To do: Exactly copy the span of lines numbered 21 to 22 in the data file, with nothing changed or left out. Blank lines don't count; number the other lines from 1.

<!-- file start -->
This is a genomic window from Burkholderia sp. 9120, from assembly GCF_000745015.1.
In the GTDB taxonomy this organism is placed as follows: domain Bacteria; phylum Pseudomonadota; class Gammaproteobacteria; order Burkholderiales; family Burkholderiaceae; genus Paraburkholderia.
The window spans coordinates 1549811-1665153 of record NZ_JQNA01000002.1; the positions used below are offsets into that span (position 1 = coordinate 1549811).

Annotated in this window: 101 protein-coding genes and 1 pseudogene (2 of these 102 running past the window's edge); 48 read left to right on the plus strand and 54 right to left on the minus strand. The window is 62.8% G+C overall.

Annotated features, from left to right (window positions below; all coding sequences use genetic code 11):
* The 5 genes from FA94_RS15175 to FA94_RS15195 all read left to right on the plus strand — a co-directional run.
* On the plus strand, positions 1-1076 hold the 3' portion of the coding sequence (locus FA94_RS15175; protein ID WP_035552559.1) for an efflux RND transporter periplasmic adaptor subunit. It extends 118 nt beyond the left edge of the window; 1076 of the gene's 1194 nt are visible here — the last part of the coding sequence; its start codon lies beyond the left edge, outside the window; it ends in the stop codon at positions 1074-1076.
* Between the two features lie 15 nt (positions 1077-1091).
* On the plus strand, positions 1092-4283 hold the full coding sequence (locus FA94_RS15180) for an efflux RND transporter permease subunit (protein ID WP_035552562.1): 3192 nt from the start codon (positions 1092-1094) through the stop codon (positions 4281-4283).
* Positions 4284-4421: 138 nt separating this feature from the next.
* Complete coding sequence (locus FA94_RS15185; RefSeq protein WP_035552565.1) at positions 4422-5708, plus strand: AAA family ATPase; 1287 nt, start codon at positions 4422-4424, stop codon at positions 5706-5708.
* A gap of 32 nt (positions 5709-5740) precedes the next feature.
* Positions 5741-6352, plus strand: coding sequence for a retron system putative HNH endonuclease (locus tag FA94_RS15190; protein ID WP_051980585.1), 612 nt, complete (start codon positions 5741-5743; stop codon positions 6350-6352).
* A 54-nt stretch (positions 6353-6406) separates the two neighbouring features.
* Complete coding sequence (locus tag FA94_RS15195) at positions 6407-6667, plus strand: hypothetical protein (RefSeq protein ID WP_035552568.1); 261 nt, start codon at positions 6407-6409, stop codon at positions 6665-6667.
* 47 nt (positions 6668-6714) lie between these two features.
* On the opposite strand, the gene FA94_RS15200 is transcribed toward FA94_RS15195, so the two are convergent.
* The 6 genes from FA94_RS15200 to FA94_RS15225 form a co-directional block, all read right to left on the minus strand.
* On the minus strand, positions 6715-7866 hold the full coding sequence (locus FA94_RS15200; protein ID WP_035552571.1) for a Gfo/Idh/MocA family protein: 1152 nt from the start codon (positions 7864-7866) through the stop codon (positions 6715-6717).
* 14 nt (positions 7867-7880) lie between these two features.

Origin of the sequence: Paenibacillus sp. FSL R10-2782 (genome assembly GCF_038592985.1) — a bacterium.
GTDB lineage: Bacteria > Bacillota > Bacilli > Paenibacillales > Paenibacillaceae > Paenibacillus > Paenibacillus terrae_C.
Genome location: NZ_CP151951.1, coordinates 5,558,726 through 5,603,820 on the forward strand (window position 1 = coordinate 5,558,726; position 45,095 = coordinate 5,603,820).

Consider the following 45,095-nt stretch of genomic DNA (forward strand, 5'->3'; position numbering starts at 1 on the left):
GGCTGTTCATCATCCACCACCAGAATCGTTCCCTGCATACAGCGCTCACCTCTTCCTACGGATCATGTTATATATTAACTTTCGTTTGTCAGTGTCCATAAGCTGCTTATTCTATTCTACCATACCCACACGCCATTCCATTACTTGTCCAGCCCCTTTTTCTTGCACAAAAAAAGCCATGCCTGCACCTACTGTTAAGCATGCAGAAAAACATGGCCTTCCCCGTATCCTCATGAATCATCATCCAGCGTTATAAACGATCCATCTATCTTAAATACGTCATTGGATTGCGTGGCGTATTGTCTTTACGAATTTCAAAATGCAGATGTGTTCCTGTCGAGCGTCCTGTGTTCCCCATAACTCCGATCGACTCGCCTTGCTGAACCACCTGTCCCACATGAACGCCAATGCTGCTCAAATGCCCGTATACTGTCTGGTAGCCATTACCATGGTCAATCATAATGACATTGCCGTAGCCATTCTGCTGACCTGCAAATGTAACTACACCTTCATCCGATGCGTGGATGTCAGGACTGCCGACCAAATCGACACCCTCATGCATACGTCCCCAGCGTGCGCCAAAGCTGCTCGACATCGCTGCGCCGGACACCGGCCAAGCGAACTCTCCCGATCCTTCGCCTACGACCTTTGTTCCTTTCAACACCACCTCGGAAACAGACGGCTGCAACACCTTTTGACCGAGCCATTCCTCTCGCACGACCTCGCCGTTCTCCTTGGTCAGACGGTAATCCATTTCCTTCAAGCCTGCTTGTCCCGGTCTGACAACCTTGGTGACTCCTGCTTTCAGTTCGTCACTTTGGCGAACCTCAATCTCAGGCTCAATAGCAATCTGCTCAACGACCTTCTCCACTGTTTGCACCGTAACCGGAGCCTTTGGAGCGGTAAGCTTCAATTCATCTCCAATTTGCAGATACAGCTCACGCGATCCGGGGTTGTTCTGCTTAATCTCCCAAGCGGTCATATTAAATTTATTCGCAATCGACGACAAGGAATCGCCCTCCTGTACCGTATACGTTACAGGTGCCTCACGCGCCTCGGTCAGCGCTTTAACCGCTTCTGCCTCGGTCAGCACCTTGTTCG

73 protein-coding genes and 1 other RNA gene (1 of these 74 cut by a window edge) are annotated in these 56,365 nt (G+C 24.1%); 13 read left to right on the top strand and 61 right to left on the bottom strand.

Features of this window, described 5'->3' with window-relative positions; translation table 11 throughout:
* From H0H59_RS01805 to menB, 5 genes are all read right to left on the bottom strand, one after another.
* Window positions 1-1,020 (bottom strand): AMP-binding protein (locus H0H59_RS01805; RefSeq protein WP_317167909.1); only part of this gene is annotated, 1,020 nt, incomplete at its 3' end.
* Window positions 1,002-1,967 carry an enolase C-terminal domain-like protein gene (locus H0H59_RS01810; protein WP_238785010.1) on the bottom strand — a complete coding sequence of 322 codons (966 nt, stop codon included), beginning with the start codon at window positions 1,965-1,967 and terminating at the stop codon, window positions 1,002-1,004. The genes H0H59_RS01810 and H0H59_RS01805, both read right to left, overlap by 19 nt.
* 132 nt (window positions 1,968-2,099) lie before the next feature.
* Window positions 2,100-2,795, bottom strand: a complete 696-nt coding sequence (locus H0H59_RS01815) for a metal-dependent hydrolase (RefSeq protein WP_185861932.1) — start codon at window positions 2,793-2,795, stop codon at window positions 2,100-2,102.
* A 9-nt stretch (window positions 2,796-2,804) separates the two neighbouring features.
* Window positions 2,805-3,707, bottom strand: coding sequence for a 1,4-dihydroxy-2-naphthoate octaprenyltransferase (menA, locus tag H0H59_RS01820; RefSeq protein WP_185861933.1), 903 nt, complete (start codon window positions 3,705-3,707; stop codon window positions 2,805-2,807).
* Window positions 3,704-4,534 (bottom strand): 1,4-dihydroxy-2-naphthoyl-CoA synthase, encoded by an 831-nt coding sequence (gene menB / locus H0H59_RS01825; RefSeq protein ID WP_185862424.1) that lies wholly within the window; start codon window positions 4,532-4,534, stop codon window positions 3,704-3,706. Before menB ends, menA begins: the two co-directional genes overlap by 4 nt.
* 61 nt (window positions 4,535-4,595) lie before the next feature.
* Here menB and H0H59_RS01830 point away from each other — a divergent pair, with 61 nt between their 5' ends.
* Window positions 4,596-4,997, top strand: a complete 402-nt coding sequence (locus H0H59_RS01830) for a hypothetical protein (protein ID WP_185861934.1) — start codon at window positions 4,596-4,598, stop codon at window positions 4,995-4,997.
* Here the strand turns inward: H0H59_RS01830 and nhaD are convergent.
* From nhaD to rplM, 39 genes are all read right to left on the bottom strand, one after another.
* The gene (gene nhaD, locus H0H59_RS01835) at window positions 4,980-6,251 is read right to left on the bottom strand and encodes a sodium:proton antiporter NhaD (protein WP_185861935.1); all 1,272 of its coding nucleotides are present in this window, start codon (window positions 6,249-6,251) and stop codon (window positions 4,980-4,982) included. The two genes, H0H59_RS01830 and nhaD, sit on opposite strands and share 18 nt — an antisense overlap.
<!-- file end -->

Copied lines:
Origin of the sequence: Paenibacillus sp. FSL R10-2782 (genome assembly GCF_038592985.1) — a bacterium.
GTDB lineage: Bacteria > Bacillota > Bacilli > Paenibacillales > Paenibacillaceae > Paenibacillus > Paenibacillus terrae_C.